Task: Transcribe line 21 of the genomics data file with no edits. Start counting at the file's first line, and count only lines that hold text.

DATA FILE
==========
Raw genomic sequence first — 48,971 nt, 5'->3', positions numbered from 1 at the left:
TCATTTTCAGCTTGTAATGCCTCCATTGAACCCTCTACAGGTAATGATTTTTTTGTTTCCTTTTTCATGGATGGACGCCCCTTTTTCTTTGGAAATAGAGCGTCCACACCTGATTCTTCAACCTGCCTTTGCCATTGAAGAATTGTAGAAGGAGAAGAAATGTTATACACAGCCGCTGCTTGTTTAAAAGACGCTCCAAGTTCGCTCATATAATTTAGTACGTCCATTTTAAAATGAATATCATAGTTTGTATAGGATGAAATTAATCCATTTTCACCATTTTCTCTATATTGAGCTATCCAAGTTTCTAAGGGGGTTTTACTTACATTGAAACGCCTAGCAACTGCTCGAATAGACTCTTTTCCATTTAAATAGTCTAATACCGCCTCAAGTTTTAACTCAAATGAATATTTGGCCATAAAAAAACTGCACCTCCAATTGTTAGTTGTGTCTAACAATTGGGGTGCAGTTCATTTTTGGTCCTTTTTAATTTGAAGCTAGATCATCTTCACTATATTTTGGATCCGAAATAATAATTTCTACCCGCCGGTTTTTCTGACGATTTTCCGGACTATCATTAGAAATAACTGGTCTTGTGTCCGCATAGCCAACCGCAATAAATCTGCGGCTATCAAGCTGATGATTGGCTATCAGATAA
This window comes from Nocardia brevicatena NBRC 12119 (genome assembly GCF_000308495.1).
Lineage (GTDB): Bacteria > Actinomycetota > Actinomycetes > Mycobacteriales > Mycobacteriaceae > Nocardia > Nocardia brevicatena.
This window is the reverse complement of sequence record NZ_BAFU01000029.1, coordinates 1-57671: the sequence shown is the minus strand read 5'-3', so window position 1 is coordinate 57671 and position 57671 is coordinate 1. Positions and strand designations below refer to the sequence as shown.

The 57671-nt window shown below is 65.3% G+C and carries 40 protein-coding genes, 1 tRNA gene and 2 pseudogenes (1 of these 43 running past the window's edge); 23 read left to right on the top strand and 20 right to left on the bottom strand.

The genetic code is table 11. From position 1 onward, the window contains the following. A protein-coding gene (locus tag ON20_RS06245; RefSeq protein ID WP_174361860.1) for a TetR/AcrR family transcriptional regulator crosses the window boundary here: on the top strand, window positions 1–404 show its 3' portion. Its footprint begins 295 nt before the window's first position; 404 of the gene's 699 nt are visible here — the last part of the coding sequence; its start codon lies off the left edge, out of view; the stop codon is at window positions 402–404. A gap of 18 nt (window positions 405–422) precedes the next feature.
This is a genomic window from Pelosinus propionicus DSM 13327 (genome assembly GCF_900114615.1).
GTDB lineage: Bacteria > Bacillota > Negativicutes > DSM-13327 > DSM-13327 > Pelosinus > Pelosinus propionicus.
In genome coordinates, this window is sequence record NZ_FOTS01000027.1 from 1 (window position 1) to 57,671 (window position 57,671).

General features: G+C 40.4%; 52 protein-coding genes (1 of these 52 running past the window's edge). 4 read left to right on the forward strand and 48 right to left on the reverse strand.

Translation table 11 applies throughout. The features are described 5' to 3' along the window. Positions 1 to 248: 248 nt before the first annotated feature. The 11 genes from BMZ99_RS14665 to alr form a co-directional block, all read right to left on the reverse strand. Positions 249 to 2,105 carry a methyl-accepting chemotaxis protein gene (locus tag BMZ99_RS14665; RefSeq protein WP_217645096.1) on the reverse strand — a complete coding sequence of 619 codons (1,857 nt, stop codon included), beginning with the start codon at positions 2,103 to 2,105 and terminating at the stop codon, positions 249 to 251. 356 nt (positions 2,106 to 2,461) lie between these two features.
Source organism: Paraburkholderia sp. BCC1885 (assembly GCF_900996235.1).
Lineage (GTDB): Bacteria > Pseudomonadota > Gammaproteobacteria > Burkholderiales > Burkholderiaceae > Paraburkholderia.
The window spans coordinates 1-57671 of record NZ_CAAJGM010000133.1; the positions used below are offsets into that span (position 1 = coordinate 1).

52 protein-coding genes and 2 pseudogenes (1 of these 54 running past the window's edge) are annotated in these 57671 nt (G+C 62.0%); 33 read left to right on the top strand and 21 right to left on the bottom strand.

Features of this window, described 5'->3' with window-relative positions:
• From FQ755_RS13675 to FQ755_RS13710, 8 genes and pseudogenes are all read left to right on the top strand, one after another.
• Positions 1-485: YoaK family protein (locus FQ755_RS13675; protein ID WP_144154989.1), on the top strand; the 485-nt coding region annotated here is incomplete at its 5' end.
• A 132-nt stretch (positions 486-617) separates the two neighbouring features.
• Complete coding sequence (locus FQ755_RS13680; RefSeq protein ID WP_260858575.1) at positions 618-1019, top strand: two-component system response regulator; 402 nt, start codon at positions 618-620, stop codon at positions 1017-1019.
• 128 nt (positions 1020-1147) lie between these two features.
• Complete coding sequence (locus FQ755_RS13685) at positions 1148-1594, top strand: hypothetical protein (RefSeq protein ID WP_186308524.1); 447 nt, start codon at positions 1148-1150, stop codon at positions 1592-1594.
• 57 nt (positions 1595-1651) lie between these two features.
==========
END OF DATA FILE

• Complete coding sequence (locus FQ755_RS13680; RefSeq protein ID WP_260858575.1) at positions 618-1019, top strand: two-component system response regulator; 402 nt, start codon at positions 618-620, stop codon at positions 1017-1019.